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Looking at IP Theft as a Cyber Criminal Offering

A recent article suggests that legitimate businesses have lost the fight against cyber-crime, applied defensives and cyber security strategies have ultimately failed to secure networks, and prevent the loss of sensitive information. The piece goes on to suggest that, while organizations would focus on the attack to improve remediation, hostile actors sought to develop their tactics, techniques, and procedures. These individuals and gangs sought to continually enhance their capabilities while organizational targets merely tried to survive the storm.

By any measure, this has not been a winning solution. Since there early beginnings, cyber-crime has only evolved:  perfecting its multi-dimensional ecosystem and becoming more organized. In terms of competing with other groups, the criminals are more professional:  offering services that mimic, legitimate business practices  – complete with customer support, marketing strategies, and competitive pricing. What’s more, is that these criminal organizations are not just about stealing sensitive and financial data as creating their own brands.

These professional criminal groups are no longer opportunistic as much as they are entrepreneurial. While any bit of stolen information can be monetized, truly sensitive data such as intellectual property (IP) and research and development (R&D) have risen to the top as prime targets for theft. This type of data is worth a tremendous amount of money in the global marketplace. Legitimate business competitors and nation-state actors (who use cyber espionage for commercial advantage for their own companies) continue to target IP and R&D accounting for billion dollars in losses for U.S. businesses.

The United States Commission on the theft of American Intellectual Property estimated the cost of IP theft at approximately USD 600 billion annually. According to the Congressional Joint Economic Committee, an estimate found that the average company suffered USD 101.9 million in revenue and incurred an average cost of USD 1.4 million in “identification and enforcement of intellectual property rights.”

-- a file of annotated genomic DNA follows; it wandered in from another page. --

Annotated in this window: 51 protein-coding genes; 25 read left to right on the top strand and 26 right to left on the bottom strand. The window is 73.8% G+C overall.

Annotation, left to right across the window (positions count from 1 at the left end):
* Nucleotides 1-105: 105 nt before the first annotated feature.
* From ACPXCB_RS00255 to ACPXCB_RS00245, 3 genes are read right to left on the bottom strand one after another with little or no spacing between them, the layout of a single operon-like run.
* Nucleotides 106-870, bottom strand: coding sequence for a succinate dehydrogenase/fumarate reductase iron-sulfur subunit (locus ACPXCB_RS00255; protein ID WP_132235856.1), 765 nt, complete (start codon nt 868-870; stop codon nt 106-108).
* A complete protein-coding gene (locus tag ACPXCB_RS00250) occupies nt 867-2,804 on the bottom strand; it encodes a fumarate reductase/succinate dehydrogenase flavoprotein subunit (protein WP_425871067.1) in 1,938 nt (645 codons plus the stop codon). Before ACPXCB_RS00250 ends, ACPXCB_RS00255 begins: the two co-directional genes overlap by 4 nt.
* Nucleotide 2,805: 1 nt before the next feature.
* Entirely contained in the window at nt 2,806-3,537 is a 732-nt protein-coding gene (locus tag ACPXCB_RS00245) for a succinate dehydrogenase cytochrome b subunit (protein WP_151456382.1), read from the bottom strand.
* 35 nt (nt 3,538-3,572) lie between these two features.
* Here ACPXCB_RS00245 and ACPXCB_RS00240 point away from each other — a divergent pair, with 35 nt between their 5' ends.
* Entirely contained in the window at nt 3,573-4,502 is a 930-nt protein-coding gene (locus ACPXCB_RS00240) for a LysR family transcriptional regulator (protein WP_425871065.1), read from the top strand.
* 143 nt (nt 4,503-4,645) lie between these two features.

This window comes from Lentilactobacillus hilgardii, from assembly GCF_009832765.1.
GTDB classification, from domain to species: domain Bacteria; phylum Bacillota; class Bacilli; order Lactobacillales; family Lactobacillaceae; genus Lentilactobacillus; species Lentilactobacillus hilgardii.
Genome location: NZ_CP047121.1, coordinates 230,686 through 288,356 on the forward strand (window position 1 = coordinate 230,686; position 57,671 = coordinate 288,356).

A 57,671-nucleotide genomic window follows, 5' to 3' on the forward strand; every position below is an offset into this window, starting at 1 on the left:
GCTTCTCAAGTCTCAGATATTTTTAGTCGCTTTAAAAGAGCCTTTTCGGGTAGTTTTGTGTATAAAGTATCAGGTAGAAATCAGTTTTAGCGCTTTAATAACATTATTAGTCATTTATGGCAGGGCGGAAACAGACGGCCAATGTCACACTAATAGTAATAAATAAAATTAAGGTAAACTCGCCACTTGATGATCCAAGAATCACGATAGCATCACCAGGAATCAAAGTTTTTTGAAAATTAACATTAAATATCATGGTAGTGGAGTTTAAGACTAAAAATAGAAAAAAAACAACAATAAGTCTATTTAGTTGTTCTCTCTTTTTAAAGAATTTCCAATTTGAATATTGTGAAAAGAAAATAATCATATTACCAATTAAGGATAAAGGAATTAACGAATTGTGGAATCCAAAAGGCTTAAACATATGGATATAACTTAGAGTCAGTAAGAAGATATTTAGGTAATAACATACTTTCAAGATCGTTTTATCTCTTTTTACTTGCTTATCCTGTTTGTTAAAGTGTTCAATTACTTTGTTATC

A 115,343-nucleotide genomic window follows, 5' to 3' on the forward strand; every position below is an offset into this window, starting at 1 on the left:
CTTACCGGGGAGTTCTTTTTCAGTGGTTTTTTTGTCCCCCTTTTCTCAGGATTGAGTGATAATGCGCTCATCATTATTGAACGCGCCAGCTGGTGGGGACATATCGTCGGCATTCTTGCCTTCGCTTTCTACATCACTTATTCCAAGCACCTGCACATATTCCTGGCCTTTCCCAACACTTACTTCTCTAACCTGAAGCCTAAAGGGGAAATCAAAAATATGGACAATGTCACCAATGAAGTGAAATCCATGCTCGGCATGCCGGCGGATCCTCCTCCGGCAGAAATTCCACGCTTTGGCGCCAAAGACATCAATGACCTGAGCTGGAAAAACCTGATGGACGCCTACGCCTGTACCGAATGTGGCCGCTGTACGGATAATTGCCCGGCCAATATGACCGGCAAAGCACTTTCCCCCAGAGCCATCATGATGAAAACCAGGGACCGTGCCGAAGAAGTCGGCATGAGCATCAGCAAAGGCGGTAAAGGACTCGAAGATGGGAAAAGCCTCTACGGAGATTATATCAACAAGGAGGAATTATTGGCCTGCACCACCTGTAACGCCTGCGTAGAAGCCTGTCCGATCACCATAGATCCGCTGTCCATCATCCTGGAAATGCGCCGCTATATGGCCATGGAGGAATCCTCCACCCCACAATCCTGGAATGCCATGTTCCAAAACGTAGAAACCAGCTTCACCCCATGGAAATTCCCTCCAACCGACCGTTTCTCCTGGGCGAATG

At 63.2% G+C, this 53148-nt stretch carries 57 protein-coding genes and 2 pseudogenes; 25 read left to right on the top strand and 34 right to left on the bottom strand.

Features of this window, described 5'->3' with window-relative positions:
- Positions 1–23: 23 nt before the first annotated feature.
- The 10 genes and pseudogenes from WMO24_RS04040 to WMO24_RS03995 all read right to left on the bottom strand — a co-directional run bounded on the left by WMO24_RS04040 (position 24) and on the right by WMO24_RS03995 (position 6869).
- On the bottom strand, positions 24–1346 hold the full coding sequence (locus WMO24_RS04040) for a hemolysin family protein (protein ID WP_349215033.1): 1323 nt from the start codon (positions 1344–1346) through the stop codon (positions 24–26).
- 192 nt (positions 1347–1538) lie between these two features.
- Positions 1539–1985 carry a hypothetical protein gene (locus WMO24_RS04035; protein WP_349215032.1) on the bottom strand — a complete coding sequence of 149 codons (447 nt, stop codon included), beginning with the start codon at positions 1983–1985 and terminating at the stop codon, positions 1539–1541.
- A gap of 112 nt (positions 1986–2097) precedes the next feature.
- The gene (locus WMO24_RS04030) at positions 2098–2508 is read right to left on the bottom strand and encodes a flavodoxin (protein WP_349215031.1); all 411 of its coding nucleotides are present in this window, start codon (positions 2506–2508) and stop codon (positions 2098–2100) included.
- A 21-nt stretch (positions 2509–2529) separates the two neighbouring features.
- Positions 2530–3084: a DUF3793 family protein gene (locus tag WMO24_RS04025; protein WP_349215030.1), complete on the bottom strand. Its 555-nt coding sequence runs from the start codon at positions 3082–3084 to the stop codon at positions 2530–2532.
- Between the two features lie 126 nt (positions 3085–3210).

While the Commission cited China as a primary perpetrator of this type of activity, Beijing didn’t account for all the losses, indicating a growing appetite for IP and R&D theft by other entities (including both private enterprises and state actors).  According to Microsoft, several state actors aggressively targeted organizations involved in the COVID-19 vaccine and treatment research. As one University study revealed, the average cost of bringing a new drug to market was approximately USD 2.5 billion, though the costs to actually manufacture it were but a fraction of that amount. In this case, an argument can be made that nation-states wanted to be able to get a jump on creating vaccines for their own populations. Nevertheless, even if this goal was their primary intent, their companies would be able to sell vaccines to others, making profits based on research in which they didn’t invest economic, material, or human resources.

According to a legal site that tracks IP statistics, 38.2 percent of the U.S. Gross Domestic Product came from IP intensive industries. The 2019 World Intellectual Property Indicators report revealed that the United States was the second topmost filer of patents in the world. U.S. innovation and ingenuity still lead global developments in multiple industries. And this is possibly why, when then-President Obama engaged his Chinese counterpart in 2015 to agree to not engage in cyber espionage for commercial advantage, and why China continues to engage in it. Per the FBI Director in 2020, there were more than 1,000 pending IP cases against China.